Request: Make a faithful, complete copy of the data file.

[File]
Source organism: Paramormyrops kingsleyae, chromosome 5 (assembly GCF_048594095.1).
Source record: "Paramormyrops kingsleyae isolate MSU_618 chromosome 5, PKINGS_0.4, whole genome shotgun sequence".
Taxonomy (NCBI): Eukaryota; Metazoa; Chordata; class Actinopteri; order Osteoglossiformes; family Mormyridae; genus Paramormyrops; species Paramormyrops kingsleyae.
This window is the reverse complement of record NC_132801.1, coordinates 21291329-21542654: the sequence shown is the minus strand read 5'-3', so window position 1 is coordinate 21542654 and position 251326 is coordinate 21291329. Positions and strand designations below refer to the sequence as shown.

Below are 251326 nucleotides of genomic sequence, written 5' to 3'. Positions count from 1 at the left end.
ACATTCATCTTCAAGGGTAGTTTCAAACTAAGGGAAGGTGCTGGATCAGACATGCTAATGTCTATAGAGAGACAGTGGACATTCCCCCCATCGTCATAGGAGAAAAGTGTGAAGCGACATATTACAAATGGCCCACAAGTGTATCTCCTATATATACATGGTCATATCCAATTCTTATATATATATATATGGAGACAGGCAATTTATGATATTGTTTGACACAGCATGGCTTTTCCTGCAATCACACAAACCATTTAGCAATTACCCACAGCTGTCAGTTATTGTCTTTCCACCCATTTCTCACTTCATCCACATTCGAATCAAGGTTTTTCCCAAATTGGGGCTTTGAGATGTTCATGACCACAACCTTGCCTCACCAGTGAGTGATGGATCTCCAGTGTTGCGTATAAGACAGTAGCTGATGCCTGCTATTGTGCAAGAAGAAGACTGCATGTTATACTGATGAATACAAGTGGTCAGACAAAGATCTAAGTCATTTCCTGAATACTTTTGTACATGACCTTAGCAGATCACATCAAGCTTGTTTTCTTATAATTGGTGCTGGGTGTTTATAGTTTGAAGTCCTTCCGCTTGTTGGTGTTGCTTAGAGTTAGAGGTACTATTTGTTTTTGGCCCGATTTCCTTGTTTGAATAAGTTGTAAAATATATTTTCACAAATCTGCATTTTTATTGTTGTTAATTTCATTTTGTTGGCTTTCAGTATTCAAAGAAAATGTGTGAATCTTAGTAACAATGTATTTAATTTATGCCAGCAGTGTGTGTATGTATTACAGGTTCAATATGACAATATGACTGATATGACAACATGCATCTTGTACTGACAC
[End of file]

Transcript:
Source organism: Paramormyrops kingsleyae, chromosome 5 (assembly GCF_048594095.1).
Source record: "Paramormyrops kingsleyae isolate MSU_618 chromosome 5, PKINGS_0.4, whole genome shotgun sequence".
Taxonomy (NCBI): Eukaryota; Metazoa; Chordata; class Actinopteri; order Osteoglossiformes; family Mormyridae; genus Paramormyrops; species Paramormyrops kingsleyae.
This window is the reverse complement of record NC_132801.1, coordinates 21291329-21542654: the sequence shown is the minus strand read 5'-3', so window position 1 is coordinate 21542654 and position 251326 is coordinate 21291329. Positions and strand designations below refer to the sequence as shown.

Below are 251326 nucleotides of genomic sequence, written 5' to 3'. Positions count from 1 at the left end.
ACATTCATCTTCAAGGGTAGTTTCAAACTAAGGGAAGGTGCTGGATCAGACATGCTAATGTCTATAGAGAGACAGTGGACATTCCCCCCATCGTCATAGGAGAAAAGTGTGAAGCGACATATTACAAATGGCCCACAAGTGTATCTCCTATATATACATGGTCATATCCAATTCTTATATATATATATATGGAGACAGGCAATTTATGATATTGTTTGACACAGCATGGCTTTTCCTGCAATCACACAAACCATTTAGCAATTACCCACAGCTGTCAGTTATTGTCTTTCCACCCATTTCTCACTTCATCCACATTCGAATCAAGGTTTTTCCCAAATTGGGGCTTTGAGATGTTCATGACCACAACCTTGCCTCACCAGTGAGTGATGGATCTCCAGTGTTGCGTATAAGACAGTAGCTGATGCCTGCTATTGTGCAAGAAGAAGACTGCATGTTATACTGATGAATACAAGTGGTCAGACAAAGATCTAAGTCATTTCCTGAATACTTTTGTACATGACCTTAGCAGATCACATCAAGCTTGTTTTCTTATAATTGGTGCTGGGTGTTTATAGTTTGAAGTCCTTCCGCTTGTTGGTGTTGCTTAGAGTTAGAGGTACTATTTGTTTTTGGCCCGATTTCCTTGTTTGAATAAGTTGTAAAATATATTTTCACAAATCTGCATTTTTATTGTTGTTAATTTCATTTTGTTGGCTTTCAGTATTCAAAGAAAATGTGTGAATCTTAGTAACAATGTATTTAATTTATGCCAGCAGTGTGTGTATGTATTACAGGTTCAATATGACAATATGACTGATATGACAACATGCATCTTGTACTGACAC